Data reveal that the most important ingredient in Green Care is to be fully present in nature. “Experiencing nature,” “feeling nature,” “connecting to nature,” and “caring about the environment” are recurrent mottos employed by practitioners and stakeholders across all cases. Natural elements are seen as not only triggering positive sensorial and neurological experiences, but also generating sentiments of worthiness and empowerment. Caring for the animals is a core dimension of this process, a phenomenon that was highlighted by the customers working in the care farm (Photo. C2, C4, C6, C7, C10). Engaging with wilderness is deemed equally important: “Nature, the forest, it accepts you as you are,” said one practitioner at the biodynamic farm (V-Int. P19). The latter element emerged even more clearly in the case of the nature-tourism company, whose core mission is to ensure access to nature. “Bringing people close to nature” by practicing outdoor sports in peri-urban natural spaces and protected areas is often mentioned by the respondents (Int. P1, S12). In all three cases, the environments where caring activities take place reflect Finnish culture and traditions. Both of the farms are small scale, yet they are intrinsically diverse and well cared for, with a particular attention given to maintaining traditional buildings and small infrastructures. The salience of this aesthetic element features strongly in the data: beauty and harmony are recurrent themes in both practitioners’ and stakeholders’ accounts (Int. P10, P12, P18, P19, S2). For the nature-tourism company, the uniqueness of Finnish forests and lakes is a source of identity and pride, and something to share with others “with joy” (Int. P1, P3, S4).
A second core ingredient emerging from the data is togetherness, fostered through team-building and collaboration (Int. P1, P3, P10, P13). In the care farm, inclusiveness and a sense of belonging are attained by making sure that “everyone has their own meaningful role in it, and can get a feeling of worth[iness] and of being a purposeful part of this community” (V-Int. P10). Similarly, for many the biodynamic farm represents a home, a safe place of belonging (Int. P17, P19, S22): “People have come from quite different backgrounds and they meet each other here and are like a family, eating and working together” (V-Int. P17). External stakeholders share the same feeling about both places (Int. S2, S16, S20, S21, S23). In the case of the nature-tourism company, togetherness is pursued by mixing up conventional roles and creating an atmosphere of equality. This allows group bonding while appreciating different capabilities (Int. P1, P2).
A third crucial ingredient is to engage in meaningful work and experiences. For the farms, this means carrying out tangible tasks that are useful for the farms and/or the surrounding communities (Int. P10, P11, P18, P19, S13, S16, S21). This “real” work is valued by many among the mentally disabled customers in the care farm, both because it allows them to grasp the usefulness of their work, and because it enables them to employ and strengthen competences gained through previous education (Photo. C1, C5, C7, C9, C10). In the case of the nature-tourism company, a meaningful experience implies physical exercise, as no equipment powered by motors is used. To be deemed meaningful, experiences must be “unique” and “memorable” (Int. P5, P6, S3, S8, S9), and they should enliven the senses and generate feelings of joy, fun, and peace (Int. P1, P3, P5, P18, S4, S10).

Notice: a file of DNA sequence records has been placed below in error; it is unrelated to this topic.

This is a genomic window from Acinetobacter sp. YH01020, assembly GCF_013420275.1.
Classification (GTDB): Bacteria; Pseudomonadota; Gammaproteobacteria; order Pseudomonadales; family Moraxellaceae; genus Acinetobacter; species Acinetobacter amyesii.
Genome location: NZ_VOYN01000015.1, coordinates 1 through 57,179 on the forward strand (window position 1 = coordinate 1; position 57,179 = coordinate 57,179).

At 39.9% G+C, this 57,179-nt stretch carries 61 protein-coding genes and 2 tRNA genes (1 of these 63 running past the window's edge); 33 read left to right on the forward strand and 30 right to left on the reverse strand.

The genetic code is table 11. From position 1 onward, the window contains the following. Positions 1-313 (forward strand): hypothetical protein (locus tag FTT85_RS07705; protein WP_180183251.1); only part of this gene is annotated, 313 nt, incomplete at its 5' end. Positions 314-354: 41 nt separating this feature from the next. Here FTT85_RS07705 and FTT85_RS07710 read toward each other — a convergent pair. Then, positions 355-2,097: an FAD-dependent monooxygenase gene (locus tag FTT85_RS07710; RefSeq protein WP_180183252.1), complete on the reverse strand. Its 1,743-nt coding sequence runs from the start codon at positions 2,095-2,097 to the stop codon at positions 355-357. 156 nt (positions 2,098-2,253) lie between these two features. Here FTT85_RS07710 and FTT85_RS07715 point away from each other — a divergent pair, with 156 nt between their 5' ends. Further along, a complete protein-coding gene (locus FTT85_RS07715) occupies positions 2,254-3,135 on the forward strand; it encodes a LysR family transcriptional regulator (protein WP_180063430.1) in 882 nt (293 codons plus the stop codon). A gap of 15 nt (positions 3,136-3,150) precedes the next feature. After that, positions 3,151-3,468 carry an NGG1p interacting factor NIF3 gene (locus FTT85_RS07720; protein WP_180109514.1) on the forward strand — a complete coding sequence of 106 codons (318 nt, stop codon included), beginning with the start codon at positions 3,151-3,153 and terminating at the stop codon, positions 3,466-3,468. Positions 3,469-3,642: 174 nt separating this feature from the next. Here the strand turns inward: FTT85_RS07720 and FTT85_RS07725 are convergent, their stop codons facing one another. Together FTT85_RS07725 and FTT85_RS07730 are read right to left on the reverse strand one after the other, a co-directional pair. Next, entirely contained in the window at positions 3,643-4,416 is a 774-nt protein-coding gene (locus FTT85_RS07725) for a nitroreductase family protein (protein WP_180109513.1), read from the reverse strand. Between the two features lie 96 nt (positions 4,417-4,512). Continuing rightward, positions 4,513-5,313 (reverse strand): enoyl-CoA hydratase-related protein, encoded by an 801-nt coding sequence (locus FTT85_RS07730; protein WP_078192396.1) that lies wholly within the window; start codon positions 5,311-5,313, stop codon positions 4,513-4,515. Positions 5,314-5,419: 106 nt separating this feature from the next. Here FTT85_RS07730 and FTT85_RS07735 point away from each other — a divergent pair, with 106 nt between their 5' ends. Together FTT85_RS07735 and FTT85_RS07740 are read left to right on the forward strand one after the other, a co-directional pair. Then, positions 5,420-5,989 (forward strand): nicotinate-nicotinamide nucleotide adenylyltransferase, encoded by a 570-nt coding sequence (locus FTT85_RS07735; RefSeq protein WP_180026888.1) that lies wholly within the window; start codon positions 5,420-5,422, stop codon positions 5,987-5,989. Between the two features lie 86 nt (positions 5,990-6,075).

4.3.2. Criteria and Ways of Working

Care practices are never accomplished once and for all, as care work needs to be constantly attuned to the needs and capacities of those involved [39]. All of the case studies demonstrate a human-oriented approach, which goes beyond a customer-oriented one, as it is driven by a desire to enable customers’ capabilities and to do more than just satisfying their demands (Fut-workshops). Flexibility is inherent in this way of working—something that both the care farm and nature-tourism company are well-known for (Int. P1; P12; S5; S16). As stated by one practitioner, “We want to provide the best possible care and working methods, to suit each and every individual” (V-Int. P11). The biodynamic farm also offers a variety of activities to ensure that “everyone can find something they are able to do” (Int. P19). A human-oriented approach goes hand in hand with the idea of slowness. Indeed, caregiving often implies that priority is given to a deep engagement with both humans and non-humans rather than efficiency: “When trying to be very efficient, someone is paying for it, with too high a price, maybe the environment, or the people” (V-Int. P19).
While valuing flexibility, practitioners design and implement interventions with a conscious rationale and method, namely a goal-oriented approach (Int. P10, P18). This is enabled by the high-level expertise of practitioners and their staff, most evident in the care farm and nature-tourism company (Int. P1, P2, P4, S4, S10, S14): “We have a workforce that varies in profession and in background and everybody brings in their know-how, and that’s how the common capabilities and resources are formed” (V-Int. S10). According to interviewees, a vast array of skillsets is also found on the biodynamic farm, but more professional figures might be needed if the site scales up its Green Care service provision (Int. S19, S20, S22, S23). Professionalism is often coupled with passion and “working with the heart,” something deeply valued by stakeholders and an identity trait of all practitioners (Int. P11, S5; Sha-workshop).